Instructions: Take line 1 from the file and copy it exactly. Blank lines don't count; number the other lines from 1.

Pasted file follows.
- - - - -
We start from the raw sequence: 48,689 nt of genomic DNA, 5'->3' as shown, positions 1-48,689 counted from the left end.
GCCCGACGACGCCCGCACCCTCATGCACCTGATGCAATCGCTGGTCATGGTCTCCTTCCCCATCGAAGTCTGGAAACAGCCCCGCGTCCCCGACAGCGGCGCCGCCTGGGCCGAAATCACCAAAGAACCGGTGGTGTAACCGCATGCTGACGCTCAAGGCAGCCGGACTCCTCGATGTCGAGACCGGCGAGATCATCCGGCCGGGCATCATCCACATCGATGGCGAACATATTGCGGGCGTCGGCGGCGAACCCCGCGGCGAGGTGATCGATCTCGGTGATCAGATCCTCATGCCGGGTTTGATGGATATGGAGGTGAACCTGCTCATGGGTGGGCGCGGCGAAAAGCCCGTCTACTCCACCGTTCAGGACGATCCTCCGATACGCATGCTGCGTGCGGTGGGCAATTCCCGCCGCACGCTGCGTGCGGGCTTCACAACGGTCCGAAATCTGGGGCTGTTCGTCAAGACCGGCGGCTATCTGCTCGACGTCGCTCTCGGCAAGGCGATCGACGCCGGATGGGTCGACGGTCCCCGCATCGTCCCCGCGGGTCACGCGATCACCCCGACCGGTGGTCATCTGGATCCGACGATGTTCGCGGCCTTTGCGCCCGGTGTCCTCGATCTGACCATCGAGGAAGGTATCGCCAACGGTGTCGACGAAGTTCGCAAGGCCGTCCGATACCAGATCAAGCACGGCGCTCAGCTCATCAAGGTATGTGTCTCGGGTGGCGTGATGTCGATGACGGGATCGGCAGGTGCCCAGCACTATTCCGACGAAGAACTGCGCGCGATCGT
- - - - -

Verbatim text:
We start from the raw sequence: 48,689 nt of genomic DNA, 5'->3' as shown, positions 1-48,689 counted from the left end.